Chinese scientist under fire for genetically editing babies

Professor who claims twin girls are resistant to HIV accused of 'immoral' and 'unethical' experiment
Chinese scientist under fire for genetically editing babies

Chinese scientist He Jiankui speaks at the Human Genome Editing Summit in Hong Kong on Nov. 28. He has come under fire from scientists and religious figures for his experiment with genetically edited babies. (Photo by Anthony Wallace/AFP)

ucanews.com reporter, Hong Kong
China
November 29, 2018
A Chinese scientist who claims to have created the world's first genetically edited babies has been condemned by scientists and religious figures for his "immoral" action.

On Nov. 25, He Jiankui, an associate professor at the Southern University of Science and Technology in Shenzhen, announced on YouTube that twin girls with altered genes were born in China this month.

The genes of "Lulu" and "Nana" have been edited so that they are naturally resistant to HIV, the scientist told the Human Genome Editing Summit in Hong Kong on Nov. 28.

His work has not been verified. Such gene-editing work is banned in most countries, including China. His university said it was unaware of the research project and would launch an investigation. It said the scientist had been on unpaid leave since February.

The professor spoke in English at the summit, saying he felt "proud" of his research.

He explained that eight couples — comprised of HIV-positive fathers and HIV-negative mothers — had signed up voluntarily for the experiment, but one couple later dropped out.

He said HIV is a problem in many developing countries and causes infected children to be discriminated against. "The things we can do to help these people are the necessity of this project," he said.

The professor said that he would not disclose the identity of the babies due to the violation of Chinese laws and his university did not know about the experiment.

He said the meeting with the participating couples had lasted about 70 minutes to ensure they understood the study and agreed to accept the implantation of two embryos in the mother.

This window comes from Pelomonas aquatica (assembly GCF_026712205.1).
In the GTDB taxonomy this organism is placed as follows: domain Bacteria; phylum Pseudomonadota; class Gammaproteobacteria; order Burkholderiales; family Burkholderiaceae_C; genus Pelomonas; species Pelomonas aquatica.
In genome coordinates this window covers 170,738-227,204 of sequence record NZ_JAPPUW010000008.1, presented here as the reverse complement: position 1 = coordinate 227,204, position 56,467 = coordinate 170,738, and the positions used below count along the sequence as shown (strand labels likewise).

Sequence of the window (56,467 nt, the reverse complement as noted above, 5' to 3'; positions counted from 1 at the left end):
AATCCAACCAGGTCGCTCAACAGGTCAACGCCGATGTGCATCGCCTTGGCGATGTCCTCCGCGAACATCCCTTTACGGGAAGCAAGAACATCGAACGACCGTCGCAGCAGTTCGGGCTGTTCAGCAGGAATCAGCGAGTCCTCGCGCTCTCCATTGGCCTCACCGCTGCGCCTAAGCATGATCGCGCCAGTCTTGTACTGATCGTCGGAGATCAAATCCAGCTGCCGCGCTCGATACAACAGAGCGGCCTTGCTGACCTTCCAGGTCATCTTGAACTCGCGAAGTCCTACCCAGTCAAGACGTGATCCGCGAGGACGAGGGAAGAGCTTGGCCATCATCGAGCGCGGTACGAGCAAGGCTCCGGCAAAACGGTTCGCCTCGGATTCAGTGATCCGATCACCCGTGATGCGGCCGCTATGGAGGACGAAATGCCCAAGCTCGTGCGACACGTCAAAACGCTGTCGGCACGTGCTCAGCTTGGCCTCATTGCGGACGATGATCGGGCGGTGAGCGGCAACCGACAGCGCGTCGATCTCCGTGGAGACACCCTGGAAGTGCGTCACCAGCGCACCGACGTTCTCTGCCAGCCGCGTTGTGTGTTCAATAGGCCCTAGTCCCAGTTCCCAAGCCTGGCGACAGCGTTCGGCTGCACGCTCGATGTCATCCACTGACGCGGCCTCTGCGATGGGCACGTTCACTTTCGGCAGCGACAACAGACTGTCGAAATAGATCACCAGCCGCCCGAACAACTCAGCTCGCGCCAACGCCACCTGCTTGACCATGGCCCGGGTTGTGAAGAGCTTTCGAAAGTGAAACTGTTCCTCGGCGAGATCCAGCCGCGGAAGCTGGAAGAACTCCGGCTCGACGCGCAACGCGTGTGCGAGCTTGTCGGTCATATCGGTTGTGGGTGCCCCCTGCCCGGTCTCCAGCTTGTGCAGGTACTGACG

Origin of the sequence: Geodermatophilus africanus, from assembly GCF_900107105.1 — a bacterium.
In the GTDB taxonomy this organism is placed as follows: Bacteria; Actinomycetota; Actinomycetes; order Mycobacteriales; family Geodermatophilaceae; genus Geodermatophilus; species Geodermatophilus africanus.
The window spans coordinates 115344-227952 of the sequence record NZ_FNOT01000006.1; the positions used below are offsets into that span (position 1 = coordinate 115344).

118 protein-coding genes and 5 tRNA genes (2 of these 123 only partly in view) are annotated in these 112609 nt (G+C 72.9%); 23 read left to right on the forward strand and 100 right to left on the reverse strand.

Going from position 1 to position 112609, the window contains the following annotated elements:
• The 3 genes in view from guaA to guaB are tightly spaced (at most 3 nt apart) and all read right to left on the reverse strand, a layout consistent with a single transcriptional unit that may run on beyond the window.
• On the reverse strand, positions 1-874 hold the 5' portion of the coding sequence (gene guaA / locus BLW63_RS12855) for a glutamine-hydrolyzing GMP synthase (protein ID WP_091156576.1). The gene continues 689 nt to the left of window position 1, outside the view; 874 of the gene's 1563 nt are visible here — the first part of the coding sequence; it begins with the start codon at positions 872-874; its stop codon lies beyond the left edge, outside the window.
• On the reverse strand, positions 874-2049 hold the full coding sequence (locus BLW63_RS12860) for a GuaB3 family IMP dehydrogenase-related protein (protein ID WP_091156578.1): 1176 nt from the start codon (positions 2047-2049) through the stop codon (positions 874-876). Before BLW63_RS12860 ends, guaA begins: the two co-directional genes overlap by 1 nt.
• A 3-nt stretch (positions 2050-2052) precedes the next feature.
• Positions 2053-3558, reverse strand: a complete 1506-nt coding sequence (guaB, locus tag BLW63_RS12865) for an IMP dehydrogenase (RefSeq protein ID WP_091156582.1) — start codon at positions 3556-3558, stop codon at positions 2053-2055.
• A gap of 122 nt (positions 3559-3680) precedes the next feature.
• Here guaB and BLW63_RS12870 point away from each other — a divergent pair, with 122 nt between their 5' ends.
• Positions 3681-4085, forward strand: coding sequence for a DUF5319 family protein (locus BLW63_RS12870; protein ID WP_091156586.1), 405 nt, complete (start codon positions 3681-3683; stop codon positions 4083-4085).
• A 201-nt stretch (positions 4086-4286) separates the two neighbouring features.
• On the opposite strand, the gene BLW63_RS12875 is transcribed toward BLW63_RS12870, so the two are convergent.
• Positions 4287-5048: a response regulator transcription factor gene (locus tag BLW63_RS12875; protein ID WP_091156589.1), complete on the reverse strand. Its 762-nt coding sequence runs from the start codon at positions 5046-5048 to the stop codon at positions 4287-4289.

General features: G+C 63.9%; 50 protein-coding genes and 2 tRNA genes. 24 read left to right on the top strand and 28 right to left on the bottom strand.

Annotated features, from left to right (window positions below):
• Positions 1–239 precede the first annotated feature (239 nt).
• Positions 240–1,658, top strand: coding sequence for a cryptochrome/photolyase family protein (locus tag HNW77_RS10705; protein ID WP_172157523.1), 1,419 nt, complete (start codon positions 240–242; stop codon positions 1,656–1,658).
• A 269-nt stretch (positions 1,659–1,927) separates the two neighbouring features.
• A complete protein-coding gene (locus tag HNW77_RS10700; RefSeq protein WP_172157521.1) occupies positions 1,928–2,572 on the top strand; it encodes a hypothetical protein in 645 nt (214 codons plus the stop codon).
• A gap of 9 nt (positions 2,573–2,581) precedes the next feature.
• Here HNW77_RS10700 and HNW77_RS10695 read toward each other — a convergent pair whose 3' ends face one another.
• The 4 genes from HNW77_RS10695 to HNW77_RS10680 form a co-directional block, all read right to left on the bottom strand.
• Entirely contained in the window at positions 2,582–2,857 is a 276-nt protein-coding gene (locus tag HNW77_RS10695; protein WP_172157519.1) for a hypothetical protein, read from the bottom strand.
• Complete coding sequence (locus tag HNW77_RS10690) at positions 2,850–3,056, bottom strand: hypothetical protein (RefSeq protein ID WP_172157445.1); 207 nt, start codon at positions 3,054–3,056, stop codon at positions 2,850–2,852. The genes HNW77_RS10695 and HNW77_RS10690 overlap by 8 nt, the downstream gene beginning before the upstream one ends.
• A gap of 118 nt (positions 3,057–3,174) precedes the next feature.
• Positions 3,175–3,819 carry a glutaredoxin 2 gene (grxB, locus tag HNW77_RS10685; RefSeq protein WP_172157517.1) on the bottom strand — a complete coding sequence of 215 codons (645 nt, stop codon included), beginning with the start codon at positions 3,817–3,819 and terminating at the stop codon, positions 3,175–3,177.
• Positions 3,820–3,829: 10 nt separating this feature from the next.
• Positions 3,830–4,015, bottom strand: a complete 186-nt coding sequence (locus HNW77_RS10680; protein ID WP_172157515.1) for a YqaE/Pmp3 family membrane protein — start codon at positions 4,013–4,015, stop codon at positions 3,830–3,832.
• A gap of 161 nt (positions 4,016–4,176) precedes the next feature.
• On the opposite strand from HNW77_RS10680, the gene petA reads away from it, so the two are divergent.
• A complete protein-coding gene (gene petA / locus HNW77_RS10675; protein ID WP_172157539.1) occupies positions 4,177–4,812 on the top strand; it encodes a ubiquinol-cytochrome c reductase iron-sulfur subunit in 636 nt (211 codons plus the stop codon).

He said the research team will continue to monitor the growth and health of the twins until they are 18. "I will take care of them with all my money and energy. I am willing to take responsibility for the rest of my life," he said.

Father Joseph Tham, a professor in the school of bioethics at the Pontifical Athenaeum Regina Apostolorum, said the experiment was unfair on the genetically edited babies. (Photo supplied)

 

After listening to He's speech, Tsui Lap-chee, president of the Academy of Sciences of Hong Kong, said the professor had failed to clarify doubts about his experiment.

The geneticist told ucanews.com that there is a code to follow in scientific research. "Every step is to testify and share with others, but he is eager to succeed. In the end, the babies are his experimental product, not the recipient of medical help. This is totally out of ethical standards."

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Tsui said the experiment was "completely unqualified" from a moral point of view. "It was wrong to do research with AIDS because AIDS has had drugs to treat it and can also be prevented through education. Then why use such a difficult method to solve this problem?" he asked.

He described the two girls as "unfortunate" and said the incident proved that it was necessary to strengthen the moral and ethical review of scientific experiments, and even to discuss whether to regulate such experiments by law or licensing.

Father Joseph Tham, a professor in the school of bioethics at the Catholic Church's Pontifical Athenaeum Regina Apostolorum in Rome, told ucanews.com that it seemed the scientist had not thought about the experiment from the babies' point of view.

"Did he think about their future? What about their psychological and health development? It seems no one knows and it is unfair to the girls. Although he says that he will take care of them, he is not a doctor and their relationship is with a scientist," he said.

The priest also pointed out that in terms of informed consent, "we have very strict requirements. Did he tell the parents that the experiment was unprecedented and the result unknown?"

Cardinal Elio Sgreccia, retired president of the Pontifical Academy for Life, was quoted by Vatican News as saying that "the most important heritage of mankind is genetic inheritance," which is inviolable "because any changes will have an impact on all mankind." Therefore, "we must adhere to the principle of prudence and firmly say no."

He said that not all technically feasible things were ethically feasible. The cardinal prayed for the Lord to give prudence, justice and the rigor of scientific research, and called on legislators to tighten the law in this area "because it is not just one person but all the people who are hurt."

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